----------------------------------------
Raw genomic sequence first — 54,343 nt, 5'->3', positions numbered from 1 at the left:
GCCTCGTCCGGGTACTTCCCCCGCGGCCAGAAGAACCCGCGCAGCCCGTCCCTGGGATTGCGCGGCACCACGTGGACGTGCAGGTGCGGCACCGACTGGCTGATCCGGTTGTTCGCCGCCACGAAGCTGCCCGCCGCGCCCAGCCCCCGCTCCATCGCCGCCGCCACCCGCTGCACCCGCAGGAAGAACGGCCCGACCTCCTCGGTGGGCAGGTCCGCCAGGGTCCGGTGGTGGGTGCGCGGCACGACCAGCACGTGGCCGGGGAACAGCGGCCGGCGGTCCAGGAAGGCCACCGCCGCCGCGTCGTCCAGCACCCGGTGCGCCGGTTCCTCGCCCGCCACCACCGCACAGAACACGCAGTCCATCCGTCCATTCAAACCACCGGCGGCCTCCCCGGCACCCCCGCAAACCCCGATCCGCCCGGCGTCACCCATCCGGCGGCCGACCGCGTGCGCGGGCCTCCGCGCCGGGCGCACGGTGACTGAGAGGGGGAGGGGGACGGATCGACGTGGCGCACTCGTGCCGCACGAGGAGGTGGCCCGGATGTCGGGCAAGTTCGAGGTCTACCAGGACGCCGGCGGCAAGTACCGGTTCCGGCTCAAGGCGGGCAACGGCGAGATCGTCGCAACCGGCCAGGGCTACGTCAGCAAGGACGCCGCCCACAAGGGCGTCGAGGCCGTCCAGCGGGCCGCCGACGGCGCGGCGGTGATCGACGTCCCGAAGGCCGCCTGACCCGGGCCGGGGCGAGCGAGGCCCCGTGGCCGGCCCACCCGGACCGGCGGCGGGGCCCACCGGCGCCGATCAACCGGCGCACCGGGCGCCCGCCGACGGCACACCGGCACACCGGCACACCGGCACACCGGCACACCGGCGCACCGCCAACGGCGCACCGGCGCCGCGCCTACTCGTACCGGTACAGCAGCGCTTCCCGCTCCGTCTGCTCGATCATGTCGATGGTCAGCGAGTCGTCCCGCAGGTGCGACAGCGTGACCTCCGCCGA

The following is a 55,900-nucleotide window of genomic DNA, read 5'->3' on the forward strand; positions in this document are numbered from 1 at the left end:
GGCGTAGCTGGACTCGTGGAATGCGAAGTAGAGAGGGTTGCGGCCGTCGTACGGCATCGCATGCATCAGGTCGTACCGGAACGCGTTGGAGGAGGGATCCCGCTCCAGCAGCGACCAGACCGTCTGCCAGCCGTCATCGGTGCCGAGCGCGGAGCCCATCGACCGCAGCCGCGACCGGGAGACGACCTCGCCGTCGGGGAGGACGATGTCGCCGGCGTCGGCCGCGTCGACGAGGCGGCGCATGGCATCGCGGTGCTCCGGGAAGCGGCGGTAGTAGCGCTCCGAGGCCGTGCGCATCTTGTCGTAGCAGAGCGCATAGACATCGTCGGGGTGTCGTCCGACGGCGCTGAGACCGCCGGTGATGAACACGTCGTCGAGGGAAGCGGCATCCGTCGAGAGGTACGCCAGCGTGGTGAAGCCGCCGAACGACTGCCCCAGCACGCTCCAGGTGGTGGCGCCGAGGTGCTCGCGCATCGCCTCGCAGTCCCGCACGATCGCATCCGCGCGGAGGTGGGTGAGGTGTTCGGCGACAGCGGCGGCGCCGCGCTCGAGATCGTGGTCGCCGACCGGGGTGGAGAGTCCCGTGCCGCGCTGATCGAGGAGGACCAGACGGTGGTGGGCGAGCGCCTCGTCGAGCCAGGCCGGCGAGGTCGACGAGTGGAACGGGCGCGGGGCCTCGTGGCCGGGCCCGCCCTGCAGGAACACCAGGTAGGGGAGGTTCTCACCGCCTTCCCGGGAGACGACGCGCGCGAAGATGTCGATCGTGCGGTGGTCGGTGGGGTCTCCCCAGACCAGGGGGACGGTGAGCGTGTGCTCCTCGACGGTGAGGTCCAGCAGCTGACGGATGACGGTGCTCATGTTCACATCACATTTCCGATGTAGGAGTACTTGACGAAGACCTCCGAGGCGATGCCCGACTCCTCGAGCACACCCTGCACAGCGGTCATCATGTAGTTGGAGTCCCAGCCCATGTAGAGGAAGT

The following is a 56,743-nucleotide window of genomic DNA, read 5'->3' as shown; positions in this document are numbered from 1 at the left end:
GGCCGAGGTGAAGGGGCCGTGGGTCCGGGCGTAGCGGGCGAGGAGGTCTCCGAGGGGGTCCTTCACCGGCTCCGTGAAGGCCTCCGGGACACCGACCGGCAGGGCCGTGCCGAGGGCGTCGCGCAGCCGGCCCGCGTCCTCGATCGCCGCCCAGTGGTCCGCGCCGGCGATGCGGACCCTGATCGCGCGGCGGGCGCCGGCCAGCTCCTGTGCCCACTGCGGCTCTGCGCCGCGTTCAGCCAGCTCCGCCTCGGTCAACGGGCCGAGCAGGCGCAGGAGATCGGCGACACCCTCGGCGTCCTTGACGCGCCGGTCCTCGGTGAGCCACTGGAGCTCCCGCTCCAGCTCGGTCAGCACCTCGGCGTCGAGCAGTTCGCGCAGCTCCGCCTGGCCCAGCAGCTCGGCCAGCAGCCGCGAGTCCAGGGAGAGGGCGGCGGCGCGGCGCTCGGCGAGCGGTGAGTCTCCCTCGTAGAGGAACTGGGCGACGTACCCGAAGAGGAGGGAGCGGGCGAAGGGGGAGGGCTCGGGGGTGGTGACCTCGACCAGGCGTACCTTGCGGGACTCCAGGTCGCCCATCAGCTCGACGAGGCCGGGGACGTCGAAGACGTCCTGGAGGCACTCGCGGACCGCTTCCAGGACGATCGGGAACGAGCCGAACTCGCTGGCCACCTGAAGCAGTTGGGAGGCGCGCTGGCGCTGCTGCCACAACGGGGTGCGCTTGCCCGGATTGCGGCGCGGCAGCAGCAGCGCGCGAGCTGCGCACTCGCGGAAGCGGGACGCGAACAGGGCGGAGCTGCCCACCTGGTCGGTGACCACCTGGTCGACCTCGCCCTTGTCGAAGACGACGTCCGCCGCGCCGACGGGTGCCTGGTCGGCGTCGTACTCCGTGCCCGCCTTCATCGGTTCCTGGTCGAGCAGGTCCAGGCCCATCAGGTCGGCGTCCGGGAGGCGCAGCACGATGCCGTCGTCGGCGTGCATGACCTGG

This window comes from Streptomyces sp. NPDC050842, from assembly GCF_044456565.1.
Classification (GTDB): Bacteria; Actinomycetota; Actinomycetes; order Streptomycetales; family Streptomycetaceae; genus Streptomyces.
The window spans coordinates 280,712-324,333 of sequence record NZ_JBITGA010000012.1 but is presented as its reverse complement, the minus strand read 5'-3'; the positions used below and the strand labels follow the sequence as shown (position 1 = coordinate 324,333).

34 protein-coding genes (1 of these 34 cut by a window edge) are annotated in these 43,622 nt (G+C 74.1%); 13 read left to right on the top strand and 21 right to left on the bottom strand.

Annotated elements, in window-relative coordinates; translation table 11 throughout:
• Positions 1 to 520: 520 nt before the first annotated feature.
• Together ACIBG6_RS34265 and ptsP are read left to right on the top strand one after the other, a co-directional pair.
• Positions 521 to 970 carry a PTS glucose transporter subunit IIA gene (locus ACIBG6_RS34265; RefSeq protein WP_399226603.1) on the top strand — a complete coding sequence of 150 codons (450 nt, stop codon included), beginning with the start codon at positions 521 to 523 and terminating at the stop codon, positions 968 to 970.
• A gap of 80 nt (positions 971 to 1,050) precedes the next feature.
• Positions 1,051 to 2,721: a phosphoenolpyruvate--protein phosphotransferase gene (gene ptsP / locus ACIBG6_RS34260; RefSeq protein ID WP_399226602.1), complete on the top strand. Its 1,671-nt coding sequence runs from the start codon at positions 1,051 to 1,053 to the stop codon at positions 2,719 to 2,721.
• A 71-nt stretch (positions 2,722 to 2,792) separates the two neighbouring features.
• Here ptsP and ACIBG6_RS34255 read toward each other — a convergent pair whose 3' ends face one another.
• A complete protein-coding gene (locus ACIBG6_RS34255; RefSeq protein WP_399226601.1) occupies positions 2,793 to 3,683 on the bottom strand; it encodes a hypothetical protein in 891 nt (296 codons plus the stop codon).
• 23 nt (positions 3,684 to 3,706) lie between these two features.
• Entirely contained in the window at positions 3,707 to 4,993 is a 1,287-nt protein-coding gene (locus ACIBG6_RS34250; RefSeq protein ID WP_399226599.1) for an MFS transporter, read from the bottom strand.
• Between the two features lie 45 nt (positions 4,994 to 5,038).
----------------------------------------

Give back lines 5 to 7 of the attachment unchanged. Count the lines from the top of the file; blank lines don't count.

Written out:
The following is a 56,743-nucleotide window of genomic DNA, read 5'->3' as shown; positions in this document are numbered from 1 at the left end:
GGCCGAGGTGAAGGGGCCGTGGGTCCGGGCGTAGCGGGCGAGGAGGTCTCCGAGGGGGTCCTTCACCGGCTCCGTGAAGGCCTCCGGGACACCGACCGGCAGGGCCGTGCCGAGGGCGTCGCGCAGCCGGCCCGCGTCCTCGATCGCCGCCCAGTGGTCCGCGCCGGCGATGCGGACCCTGATCGCGCGGCGGGCGCCGGCCAGCTCCTGTGCCCACTGCGGCTCTGCGCCGCGTTCAGCCAGCTCCGCCTCGGTCAACGGGCCGAGCAGGCGCAGGAGATCGGCGACACCCTCGGCGTCCTTGACGCGCCGGTCCTCGGTGAGCCACTGGAGCTCCCGCTCCAGCTCGGTCAGCACCTCGGCGTCGAGCAGTTCGCGCAGCTCCGCCTGGCCCAGCAGCTCGGCCAGCAGCCGCGAGTCCAGGGAGAGGGCGGCGGCGCGGCGCTCGGCGAGCGGTGAGTCTCCCTCGTAGAGGAACTGGGCGACGTACCCGAAGAGGAGGGAGCGGGCGAAGGGGGAGGGCTCGGGGGTGGTGACCTCGACCAGGCGTACCTTGCGGGACTCCAGGTCGCCCATCAGCTCGACGAGGCCGGGGACGTCGAAGACGTCCTGGAGGCACTCGCGGACCGCTTCCAGGACGATCGGGAACGAGCCGAACTCGCTGGCCACCTGAAGCAGTTGGGAGGCGCGCTGGCGCTGCTGCCACAACGGGGTGCGCTTGCCCGGATTGCGGCGCGGCAGCAGCAGCGCGCGAGCTGCGCACTCGCGGAAGCGGGACGCGAACAGGGCGGAGCTGCCCACCTGGTCGGTGACCACCTGGTCGACCTCGCCCTTGTCGAAGACGACGTCCGCCGCGCCGACGGGTGCCTGGTCGGCGTCGTACTCCGTGCCCGCCTTCATCGGTTCCTGGTCGAGCAGGTCCAGGCCCATCAGGTCGGCGTCCGGGAGGCGCAGCACGATGCCGTCGTCGGCGTGCATGACCTGG

This window comes from Streptomyces sp. NPDC050842, from assembly GCF_044456565.1.